Arriving in Rivendell, it is decided that with Saruman joining forces with Sauron that it is too dangerous to keep the ring there.  Instead, after some argument, Frodo agrees to take it back to Mordor and throw it into Mount Doom, the volcano in which it was forged.  He is joined by his Hobbit friends, Gandalf and Strider, as well as the Wood Elf Legolas (Orlando Bloom), the Dwarf Gimli (John Rhys-Davies) and Boromir (Sean Bean), the son of the leader of the city of Gondor.  They are declared by the Rivendell's leader Elrond (Hugo Weaving) to be the Fellowship of the Ring, with Frodo leading the way.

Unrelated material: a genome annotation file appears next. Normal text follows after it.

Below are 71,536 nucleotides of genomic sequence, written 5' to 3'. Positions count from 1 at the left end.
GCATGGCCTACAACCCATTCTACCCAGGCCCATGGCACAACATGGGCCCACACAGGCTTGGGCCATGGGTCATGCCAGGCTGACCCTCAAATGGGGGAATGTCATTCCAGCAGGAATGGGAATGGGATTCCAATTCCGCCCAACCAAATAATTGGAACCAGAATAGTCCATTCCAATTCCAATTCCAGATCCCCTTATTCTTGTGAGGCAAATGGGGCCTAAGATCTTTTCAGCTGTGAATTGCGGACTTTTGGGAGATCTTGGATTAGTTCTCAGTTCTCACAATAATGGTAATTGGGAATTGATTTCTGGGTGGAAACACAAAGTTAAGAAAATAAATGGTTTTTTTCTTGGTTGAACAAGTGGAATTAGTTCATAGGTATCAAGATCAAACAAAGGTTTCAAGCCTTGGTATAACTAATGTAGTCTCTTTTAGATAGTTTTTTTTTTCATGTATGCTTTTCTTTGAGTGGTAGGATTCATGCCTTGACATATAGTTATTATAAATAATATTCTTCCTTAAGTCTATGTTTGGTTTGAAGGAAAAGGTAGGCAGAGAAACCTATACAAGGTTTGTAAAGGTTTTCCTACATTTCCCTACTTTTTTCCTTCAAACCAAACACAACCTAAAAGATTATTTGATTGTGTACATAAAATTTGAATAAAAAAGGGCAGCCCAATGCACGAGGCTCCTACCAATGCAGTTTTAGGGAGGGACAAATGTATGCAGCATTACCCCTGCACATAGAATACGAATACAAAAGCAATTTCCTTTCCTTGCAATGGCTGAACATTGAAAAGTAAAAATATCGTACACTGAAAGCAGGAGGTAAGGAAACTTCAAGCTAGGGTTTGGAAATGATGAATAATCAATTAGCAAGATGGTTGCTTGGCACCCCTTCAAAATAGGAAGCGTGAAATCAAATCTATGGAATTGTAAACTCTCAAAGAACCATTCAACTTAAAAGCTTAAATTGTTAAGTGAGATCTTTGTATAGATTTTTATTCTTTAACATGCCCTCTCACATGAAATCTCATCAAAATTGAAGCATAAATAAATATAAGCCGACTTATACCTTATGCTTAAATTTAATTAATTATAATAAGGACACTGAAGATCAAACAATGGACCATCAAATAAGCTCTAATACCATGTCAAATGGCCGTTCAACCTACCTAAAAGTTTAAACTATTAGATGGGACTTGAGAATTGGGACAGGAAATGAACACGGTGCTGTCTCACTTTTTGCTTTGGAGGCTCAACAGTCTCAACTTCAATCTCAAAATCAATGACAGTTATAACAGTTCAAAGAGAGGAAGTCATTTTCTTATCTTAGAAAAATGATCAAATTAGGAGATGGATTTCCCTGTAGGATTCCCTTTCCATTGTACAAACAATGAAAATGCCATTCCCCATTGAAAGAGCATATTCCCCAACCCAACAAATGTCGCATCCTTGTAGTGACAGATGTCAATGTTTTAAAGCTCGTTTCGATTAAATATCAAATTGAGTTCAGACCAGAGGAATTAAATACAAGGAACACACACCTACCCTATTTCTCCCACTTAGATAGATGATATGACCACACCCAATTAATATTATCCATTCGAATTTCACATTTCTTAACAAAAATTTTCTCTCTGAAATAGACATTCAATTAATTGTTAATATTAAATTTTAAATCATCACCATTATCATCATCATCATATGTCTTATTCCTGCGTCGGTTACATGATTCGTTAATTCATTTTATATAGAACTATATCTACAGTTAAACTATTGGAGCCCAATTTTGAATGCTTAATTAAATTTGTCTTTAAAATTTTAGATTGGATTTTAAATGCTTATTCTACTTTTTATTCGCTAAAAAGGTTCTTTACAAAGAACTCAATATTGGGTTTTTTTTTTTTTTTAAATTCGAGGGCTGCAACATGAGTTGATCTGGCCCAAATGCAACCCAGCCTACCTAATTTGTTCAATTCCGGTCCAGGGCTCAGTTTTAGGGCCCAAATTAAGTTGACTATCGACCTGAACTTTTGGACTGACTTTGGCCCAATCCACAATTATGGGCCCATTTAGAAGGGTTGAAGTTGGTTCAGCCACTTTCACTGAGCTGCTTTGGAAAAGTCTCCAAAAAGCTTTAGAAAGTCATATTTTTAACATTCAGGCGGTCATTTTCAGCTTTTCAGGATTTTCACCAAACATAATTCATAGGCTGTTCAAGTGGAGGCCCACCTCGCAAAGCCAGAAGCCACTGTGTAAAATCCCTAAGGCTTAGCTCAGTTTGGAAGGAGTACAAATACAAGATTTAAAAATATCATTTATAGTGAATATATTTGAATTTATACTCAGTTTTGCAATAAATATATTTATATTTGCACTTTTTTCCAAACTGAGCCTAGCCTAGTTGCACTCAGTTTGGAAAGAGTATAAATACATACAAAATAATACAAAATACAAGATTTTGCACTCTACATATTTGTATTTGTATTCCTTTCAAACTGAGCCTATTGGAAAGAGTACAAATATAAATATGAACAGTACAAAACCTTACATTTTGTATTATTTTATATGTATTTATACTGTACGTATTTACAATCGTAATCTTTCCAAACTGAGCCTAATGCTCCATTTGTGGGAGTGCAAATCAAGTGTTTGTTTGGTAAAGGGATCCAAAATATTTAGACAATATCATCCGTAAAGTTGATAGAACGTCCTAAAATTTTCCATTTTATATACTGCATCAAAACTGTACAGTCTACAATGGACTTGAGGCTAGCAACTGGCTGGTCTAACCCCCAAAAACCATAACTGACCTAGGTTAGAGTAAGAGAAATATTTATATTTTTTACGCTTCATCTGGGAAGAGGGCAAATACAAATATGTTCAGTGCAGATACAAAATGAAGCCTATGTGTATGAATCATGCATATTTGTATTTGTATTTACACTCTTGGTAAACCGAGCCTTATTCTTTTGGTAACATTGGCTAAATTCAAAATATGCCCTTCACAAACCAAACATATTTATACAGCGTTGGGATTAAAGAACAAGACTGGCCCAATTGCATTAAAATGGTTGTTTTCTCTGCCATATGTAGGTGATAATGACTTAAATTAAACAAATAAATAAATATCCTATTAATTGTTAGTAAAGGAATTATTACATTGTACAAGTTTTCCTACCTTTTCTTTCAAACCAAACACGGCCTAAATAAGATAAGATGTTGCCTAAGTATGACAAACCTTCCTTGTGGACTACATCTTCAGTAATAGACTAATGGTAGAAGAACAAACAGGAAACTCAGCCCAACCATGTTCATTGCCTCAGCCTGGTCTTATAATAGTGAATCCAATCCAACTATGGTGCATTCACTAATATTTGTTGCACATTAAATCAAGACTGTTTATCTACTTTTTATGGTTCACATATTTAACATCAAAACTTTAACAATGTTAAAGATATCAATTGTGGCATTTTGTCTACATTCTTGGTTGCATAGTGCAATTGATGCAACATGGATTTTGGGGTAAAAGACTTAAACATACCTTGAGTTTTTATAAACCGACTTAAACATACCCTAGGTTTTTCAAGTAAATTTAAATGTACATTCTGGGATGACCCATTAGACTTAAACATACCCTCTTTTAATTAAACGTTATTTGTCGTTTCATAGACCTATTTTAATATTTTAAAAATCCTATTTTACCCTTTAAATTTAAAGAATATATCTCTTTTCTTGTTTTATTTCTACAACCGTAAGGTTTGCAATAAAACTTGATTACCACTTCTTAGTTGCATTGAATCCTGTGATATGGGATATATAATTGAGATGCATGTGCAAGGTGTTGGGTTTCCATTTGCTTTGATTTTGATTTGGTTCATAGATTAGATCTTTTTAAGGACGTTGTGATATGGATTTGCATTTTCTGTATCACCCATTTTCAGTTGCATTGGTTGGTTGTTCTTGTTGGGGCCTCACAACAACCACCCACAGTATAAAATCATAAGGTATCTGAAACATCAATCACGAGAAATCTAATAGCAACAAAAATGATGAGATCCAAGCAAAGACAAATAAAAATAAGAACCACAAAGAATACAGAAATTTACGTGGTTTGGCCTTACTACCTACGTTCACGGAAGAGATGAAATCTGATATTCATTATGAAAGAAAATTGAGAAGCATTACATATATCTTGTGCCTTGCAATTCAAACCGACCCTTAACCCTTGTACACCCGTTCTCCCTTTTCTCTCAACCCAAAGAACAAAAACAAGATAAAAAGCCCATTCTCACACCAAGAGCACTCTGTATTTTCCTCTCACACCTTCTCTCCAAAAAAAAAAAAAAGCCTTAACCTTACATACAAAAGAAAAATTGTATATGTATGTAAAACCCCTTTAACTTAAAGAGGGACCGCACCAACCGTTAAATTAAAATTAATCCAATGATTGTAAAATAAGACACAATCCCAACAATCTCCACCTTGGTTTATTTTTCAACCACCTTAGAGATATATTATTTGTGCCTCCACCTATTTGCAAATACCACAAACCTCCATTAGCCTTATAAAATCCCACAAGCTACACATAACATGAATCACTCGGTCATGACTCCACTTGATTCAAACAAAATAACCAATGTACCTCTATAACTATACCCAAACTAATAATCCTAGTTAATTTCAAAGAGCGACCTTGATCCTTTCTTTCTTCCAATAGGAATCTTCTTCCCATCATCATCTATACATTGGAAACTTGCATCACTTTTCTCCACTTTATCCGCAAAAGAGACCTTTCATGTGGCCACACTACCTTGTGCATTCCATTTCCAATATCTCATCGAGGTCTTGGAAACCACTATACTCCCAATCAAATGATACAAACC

The way, of course, means many trials, from treacherous mountain passes, mines filled with Orcs (and worse) and a new threat - the Uruk-Hai, an Orc hybrid created by Saruman.  In the end, Frodo must evolve from the naive, comfort-loving Hobbit of his youth and face a number of trials and sorrows.

Although filmed as one long movie, the three different parts came out a year apart, so initial reaction to the ending of The Fellowship of the Ring was a bit negative among those not familiar with the books.  The movie, like the book, is meant to set up the major events that follow, and indeed in many ways the ending subverts classical heroic story telling by bringing a number of threads to an end early - the dividing of the heroes, the redemption and death of the "Judas" character and the uniting of traditional enemies in a common cause.  These are usually elements that wrap up an epic story, but instead here they set the real story into motion.